Parties structuring transactions or business relationships often attempt to shift risk to their counter-party by having such party included as an additional insured on the counter-party’s insurance policies. In the real estate world, for example, property owners, including cooperatives and condominiums, regularly seek to be insured by contractors and subcontractors; managing agents often seek to be insured by building owners or boards. This is most often accomplished simply by including in the contract a provision requiring the counter-party to name the party as an additional insured and relying upon the “blanket additional insured” endorsement of the policy to effectuate this agreement. However, a recent decision by the Appellate Division, First Department, highlights the perils of proceeding this way and underscores the importance of checking both the language of the contract and the policies at issue to make sure they work together to provide the desired coverage.
The First Department’s Decision
On September 15, 2016, the First Department issued its decision in Gilbane Building Co. v. St. Paul Fire and Marine Insurance, 143 A.D.3d 146, 38 N.Y.S.3d 1, 2016 N.Y. Slip Op. 06052 (1st Dep’t 2016). At issue was whether the construction manager of a construction project was an additional insured on an insurance policy taken out by a prime contractor working on the project. The prime contractor had entered into a contract with the Dormitory Authority of the State of New York (“DASNY”), which provided the financing for the project. That contract required the prime contractor to add the construction manager as an additional insured. The construction manager did not have a contract with the prime contractor.
The First Department reversed the lower court’s holding finding for the construction manager and held that, despite the express requirement in the contract between the prime contractor and DASNY, the construction manager was not an additional insured under the prime contractor’s policy. Gilbane Building Co., 2016 N.Y. Slip Op. 06052 at *2-3, *9.
The Appellate Division based its determination upon the language of the insurance policy rather than upon the language of the contract. The insurance policy provided that additional insureds included “any person or organization with whom you have agreed to add as an additional insured by written contract.” Id. at *5 (emphasis added). The First Department held that the phrase “with whom” meant that a direct contract between the primary insured and each additional insured was required. Id. Since the construction manager did not have a contract with the prime contractor, the construction manager was not covered under the contractor’s insurance policy.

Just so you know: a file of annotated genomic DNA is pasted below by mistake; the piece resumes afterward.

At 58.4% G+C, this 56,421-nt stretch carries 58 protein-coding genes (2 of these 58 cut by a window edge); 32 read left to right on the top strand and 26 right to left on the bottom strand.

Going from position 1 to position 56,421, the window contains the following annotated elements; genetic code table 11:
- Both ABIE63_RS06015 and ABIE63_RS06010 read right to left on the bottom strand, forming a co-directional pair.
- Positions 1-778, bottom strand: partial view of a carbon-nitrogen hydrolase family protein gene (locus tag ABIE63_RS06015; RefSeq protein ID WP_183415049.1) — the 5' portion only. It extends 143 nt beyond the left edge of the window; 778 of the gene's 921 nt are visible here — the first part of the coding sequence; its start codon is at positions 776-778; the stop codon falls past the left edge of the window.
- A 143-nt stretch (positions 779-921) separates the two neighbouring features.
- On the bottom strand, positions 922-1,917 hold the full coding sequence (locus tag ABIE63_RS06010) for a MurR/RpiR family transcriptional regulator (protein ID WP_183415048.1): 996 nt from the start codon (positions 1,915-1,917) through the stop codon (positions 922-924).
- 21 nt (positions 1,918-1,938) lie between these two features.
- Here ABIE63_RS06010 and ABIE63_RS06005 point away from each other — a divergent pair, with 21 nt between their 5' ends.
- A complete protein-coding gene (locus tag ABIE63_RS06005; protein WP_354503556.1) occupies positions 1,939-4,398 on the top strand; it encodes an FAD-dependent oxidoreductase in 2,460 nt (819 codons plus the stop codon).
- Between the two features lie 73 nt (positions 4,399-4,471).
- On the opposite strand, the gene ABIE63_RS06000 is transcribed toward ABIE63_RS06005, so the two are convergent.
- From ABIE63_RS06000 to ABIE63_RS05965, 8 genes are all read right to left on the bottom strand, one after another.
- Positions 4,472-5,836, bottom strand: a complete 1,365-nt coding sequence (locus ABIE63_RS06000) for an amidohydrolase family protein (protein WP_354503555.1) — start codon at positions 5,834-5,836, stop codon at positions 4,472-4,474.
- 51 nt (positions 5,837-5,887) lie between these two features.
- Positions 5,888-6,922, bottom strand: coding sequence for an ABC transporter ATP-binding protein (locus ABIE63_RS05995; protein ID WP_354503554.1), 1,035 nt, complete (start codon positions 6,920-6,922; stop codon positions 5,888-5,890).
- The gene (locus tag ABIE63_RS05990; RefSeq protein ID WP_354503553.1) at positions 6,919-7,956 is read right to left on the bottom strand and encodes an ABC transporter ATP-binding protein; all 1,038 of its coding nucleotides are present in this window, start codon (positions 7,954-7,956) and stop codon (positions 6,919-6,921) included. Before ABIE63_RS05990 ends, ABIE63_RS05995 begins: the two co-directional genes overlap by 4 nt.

Although the First Department was interpreting the specific language of the policy before it, it was expressly guided in part by earlier decisions interpreting different insurance policy language—language that provided that additional insureds included other organizations “when you and such . . . organization have agreed in writing in a contract or agreement that such . . . organization be added as an additional insured on your policy.” Id. at *6. Those earlier decisions, like Gilbane, required a direct contract between the primary insured and the additional insured. See id. at *5-6 (citing AB Green Gansevoort, LLC v. Peter Scalamandre & Sons, Inc., 102 A.D.3d 425, 961 N.Y.S.2d 3 (1st Dep’t 2013) and Linarello v. City Univ. of N.Y., 6 A.D.3d 192, 774 N.Y.S.2d 517 (1st Dep’t 2004)).
Are You At Risk?
In Gilbane, the First Department interpreted specific insurance language, but made clear that, in its view, contractual privity between the primary insured and the additional insured is required in order for the usual contract clauses regarding additional insureds to be effective. Importantly, the First Department in Gilbane reiterated a principle established in earlier cases: when deciding whether someone is an additional insured, it is the language of the insurance policy, rather than the contract, that controls.
Gilbane thus makes clear that a party seeking coverage as an additional insured by virtue of a contractual provision must carefully review both the contract and the insurance policies at issue to make sure that they work together to provide the coverage sought.